I joined this community of friends and the rest is history. What sealed the deal of this group of friendship outside of shenanigans and social relief though, was their fascination of the current state of Nepal and how children were impacted. They were devastated to learn that children had become a commodity in Nepal given the conflict, and were horrified to learn of the suspect trafficking that was happening. They knew the conflict in rural Nepal was awful and had impacts within the city – which was relatively safe – but to look at children in orphanages and know their stories were so varied, was hard to take in. They were compelled to be of service, which looked like them supporting me in my service as a volunteer.

In the midst of my encounter with this community of friends, my volunteer time had shifted from just helping the kids to get ready for school and teaching basic hygiene to way more intense social issues. Previous volunteers had been investigating suspected child trafficking in the orphanages, and there was a “what to do” or “ke garne” in Nepali moment. I started talking with the community and neighbors and ended up pulling together an informal yet intersectional focus group of natives: schools, small businesses, dentists, doctors, NGOs, government officials and orphanage owners. We came together to look at how the Nepali community can best support children’s homes/orphanages to prevent children being trafficked, and recommended best practices in having an orphanage or children’s home. And how we could go about continuing the investigation to eradicate the problematic orphanages.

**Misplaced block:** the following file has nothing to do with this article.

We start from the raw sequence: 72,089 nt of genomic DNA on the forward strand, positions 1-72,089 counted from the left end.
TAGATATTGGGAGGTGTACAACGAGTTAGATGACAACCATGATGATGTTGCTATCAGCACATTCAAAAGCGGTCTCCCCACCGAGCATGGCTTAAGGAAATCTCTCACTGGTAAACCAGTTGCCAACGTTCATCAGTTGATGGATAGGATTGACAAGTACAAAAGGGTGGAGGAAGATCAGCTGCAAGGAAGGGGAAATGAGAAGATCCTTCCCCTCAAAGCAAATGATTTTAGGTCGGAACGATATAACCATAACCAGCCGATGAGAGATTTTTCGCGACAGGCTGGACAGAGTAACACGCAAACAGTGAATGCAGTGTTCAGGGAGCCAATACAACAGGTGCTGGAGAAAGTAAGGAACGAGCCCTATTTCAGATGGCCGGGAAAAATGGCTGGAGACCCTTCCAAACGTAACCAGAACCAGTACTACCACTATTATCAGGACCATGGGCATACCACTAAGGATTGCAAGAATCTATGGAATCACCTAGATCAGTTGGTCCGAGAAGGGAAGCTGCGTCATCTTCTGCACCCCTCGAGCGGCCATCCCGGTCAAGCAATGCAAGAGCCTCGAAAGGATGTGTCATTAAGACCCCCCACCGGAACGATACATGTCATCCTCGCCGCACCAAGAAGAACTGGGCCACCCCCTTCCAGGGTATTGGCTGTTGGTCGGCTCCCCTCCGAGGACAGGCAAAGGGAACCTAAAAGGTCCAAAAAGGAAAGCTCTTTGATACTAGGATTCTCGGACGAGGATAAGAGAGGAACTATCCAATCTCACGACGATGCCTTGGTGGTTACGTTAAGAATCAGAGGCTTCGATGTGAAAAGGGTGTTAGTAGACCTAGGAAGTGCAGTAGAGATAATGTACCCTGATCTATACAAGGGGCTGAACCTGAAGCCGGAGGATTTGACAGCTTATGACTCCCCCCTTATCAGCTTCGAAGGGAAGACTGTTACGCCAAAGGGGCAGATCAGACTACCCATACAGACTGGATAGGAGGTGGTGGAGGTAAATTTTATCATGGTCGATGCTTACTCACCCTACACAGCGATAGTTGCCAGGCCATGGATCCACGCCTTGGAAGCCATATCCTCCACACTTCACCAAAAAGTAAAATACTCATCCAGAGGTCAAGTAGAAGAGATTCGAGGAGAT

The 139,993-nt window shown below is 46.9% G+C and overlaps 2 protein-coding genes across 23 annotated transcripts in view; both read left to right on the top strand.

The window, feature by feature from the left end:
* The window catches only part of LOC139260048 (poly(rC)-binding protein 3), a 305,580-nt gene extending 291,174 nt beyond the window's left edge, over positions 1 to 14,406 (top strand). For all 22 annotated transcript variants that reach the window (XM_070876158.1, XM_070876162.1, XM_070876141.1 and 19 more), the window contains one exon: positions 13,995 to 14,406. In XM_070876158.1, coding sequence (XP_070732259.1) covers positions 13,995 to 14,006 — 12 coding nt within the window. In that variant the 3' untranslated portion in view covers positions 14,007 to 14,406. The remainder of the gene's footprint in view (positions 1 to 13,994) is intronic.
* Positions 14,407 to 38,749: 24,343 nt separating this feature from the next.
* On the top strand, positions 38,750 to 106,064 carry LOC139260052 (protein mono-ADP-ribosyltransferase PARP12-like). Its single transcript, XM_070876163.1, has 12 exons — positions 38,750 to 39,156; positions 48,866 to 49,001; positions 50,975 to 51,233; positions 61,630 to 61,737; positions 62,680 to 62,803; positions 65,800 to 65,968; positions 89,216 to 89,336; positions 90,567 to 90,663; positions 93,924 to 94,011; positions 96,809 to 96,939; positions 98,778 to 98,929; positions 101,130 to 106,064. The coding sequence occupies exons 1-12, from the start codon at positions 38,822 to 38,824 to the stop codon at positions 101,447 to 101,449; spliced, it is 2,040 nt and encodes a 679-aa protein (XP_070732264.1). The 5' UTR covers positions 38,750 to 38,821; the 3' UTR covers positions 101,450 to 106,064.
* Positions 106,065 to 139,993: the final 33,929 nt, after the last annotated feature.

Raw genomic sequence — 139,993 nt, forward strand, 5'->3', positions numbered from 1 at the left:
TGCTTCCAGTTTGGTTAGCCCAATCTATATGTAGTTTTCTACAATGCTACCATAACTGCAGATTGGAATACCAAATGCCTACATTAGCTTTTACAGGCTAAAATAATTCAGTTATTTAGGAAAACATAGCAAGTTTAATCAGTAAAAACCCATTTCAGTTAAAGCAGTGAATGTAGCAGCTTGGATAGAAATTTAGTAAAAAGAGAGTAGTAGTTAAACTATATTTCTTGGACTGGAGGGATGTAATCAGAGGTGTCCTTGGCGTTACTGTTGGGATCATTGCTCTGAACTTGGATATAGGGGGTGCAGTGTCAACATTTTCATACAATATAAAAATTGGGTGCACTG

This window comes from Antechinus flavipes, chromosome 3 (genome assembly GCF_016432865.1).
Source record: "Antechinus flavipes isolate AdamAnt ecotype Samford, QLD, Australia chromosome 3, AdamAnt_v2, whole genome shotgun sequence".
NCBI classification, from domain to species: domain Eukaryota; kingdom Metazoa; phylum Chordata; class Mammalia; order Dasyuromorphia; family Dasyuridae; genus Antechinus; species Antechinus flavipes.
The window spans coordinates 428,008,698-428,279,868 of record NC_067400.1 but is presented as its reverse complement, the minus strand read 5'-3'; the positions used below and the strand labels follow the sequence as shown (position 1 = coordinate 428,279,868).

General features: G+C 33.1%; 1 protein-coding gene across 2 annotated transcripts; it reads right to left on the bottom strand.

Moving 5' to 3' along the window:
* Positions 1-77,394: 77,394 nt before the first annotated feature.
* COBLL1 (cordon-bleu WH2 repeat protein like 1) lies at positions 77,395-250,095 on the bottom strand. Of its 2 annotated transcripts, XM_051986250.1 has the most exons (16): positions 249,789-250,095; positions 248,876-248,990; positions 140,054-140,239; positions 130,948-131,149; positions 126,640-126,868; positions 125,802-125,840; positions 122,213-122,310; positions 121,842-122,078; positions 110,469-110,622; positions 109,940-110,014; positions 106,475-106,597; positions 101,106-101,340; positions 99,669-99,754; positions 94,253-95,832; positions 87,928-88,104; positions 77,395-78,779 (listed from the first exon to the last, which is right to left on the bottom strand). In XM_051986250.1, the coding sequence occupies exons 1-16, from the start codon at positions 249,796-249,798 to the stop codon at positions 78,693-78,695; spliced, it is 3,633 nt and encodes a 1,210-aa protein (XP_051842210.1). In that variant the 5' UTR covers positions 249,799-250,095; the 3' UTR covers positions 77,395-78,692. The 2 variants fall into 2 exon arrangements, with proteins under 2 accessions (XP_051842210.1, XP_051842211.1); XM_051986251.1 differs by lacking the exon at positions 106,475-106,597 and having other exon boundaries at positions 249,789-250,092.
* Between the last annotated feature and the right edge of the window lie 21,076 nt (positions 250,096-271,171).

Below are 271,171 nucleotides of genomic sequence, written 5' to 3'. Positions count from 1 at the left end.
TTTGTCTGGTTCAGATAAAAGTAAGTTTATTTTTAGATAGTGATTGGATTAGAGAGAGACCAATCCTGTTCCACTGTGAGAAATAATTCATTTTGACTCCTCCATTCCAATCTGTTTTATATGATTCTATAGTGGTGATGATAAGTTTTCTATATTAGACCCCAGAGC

The NGO that I was serving with and I met with one orphanage that was at risk of making some difficult decisions about the children at their home, and we asked if we could support them and intervene. When they said yes, we co-founded a project home that modeled the best practices defined by our focus group and adopted by the Kingdom’s Child Welfare Committee. This home, Brighter Futures Children’s Home initially housed 12 children between the ages of 3 and 14 with various physical and mental abilities. Diwas and his friends volunteered at the home, helping support their academics, helping support the home dynamics, and helping remove nits from their hairs. Mostly, they served as big brother and big sisters to the children… someone they could talk too. This, was probably the start of my love story with Diwas ☺.

Fourteen years later, the children have mostly phased out of the care, have gone on to either get married or go to college. When we started DIWAS Photography years ago, both Diwas and I knew we wanted to continue to support community building in Nepal, like our friends at Brighter Futures. We know, first hand, how important it is for children to have a safe and healthy place to grow. This is why a portion of our income from our client work goes directly to support education and eradication of poverty in Nepal. . . and someday, beyond.

We may be a long ways from Nepal, but she is never far away in our hearts.